Grace to you!
We continue our reflections on the personalities who were part of the last events leading to Easter. Today, we focus on Judas and Peter, especially relating to what happened at the Last Supper over two thousand years ago.
We can visualize Jesus speaking of his betrayal. First, he said the one to whom he will give the morsel after he dipped it, will betray him (see Jn 13:26). He gave the morsel to Judas. Second, Jesus predicted the betrayal of Peter, the leader of the apostles; a betrayal we know happened as Jesus forewarned.
So, what do we glean from these two characters? How would the roles they played help us to grow and love Jesus more?
Judas was an apostle; and if we are to use contemporary language, he was a top Church hierarchy, like the bishop or even a Cardinal. He was expected to know better, but did he? The story suggests, definitely not.
His was a typical example of social gospel proponent. He implied that “worship” or service must be first for the poor and not to God in objection to Mary of Bethany’s gesture of true worship which we discussed yesterday. (Mary broke and poured generously a costly ointment on the feet of Jesus). Judas quickly forgot that throughout the life of Jesus, ample time and resources were spent taking care of the poor. He misplaced true worship with social works, a misplaced priority.
It is unfortunate we see this more frequently than desired, beginning from the Church hierarchy to the least. The character of Judas must be watched and shouldn’t be the right disposition for the Holy Week. There is time for everything and we shouldn’t make worship a matter of social concerns; since doing so takes the focus away from Christ to somewhere else. For a Christian, true service for the needy must spring from true worship of Christ, and not the other way round.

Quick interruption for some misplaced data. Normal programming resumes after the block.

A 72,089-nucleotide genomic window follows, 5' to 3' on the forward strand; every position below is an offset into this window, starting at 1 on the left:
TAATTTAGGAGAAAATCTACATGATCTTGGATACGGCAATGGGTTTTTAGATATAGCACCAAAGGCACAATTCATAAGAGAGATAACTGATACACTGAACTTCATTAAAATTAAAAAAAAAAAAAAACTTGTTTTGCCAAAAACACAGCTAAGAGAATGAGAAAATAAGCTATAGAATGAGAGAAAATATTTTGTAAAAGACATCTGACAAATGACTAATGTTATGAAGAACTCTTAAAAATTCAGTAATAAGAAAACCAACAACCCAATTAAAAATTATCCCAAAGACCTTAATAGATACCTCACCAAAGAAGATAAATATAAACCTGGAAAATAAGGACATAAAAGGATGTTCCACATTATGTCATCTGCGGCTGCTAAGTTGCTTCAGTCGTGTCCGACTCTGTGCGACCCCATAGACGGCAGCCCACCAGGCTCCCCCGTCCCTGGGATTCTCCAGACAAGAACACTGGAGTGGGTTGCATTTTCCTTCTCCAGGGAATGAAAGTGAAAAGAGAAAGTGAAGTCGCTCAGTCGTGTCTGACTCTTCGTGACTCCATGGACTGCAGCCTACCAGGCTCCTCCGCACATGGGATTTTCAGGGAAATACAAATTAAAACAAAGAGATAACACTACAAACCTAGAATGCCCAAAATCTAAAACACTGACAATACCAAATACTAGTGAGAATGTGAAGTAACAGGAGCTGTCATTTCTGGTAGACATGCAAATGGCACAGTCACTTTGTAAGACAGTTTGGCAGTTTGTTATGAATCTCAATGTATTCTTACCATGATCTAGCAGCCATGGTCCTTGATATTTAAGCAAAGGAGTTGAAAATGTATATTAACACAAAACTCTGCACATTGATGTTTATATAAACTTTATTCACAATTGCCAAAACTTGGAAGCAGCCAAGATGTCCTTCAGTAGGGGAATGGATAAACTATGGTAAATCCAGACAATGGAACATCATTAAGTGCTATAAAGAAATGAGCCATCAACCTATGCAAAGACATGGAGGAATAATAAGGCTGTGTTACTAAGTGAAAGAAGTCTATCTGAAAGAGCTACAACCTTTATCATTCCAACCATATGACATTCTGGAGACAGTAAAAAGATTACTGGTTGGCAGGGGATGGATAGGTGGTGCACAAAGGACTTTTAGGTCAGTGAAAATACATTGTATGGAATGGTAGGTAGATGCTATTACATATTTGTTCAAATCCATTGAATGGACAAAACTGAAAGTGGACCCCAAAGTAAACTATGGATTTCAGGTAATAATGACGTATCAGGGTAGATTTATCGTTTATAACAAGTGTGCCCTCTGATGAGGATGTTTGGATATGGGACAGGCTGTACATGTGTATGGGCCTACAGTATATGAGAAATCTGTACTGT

Similarly, I see Judas as an example of people who approach Jesus and his Church with misguided, wrong intentions. His was a sneaky concern for the poor, then greed, fraud, and finally, betrayal for money leading to the arrest of Jesus. These evils are still recurrent in every church today.
Holy Week should be a time for us to ask ourselves: What is my motivation for following Jesus, for being a clergy, a Christian, for working in the church or even for the practice of virtues? I believe that without good intentions, acts could be something not quite desirable. “The love of money,” the bible says, “is the root of all evil” (1 Timothy 6:10).
Peter is another character to examine. Excessive zeal was his undoing. Zeal is good, but excessive zeal could be a challenge to the spiritual life. How do we balance our spiritual life and exercises with moderation?
In addition, we see in Peter too, an ego which must be crushed by the worst humiliation of betrayal.
One of the best ways to identify with Christ of the Paschal Mystery is to approach him in the most unassuming way and show him how much we need him and how ready we are to be part of his cross, a necessary step to his glory.
Pray: Jesus, meek and humble of heart, make my heart like unto thine. Amen
God love you. God bless you.
Fr. Maurice Emelu
[Tuesday of Holy Week: Is 49:1-6; Jn 13:21-33, 36-38]
Father Maurice provides a daily blog of reflections based on the bible readings of the day from the Catholic liturgical calendar. You will find these reflections helpful for your spiritual growth, inspiration and developing your own thoughts. It may also be helpful for ministers in preparing their sermons for liturgical celebrations.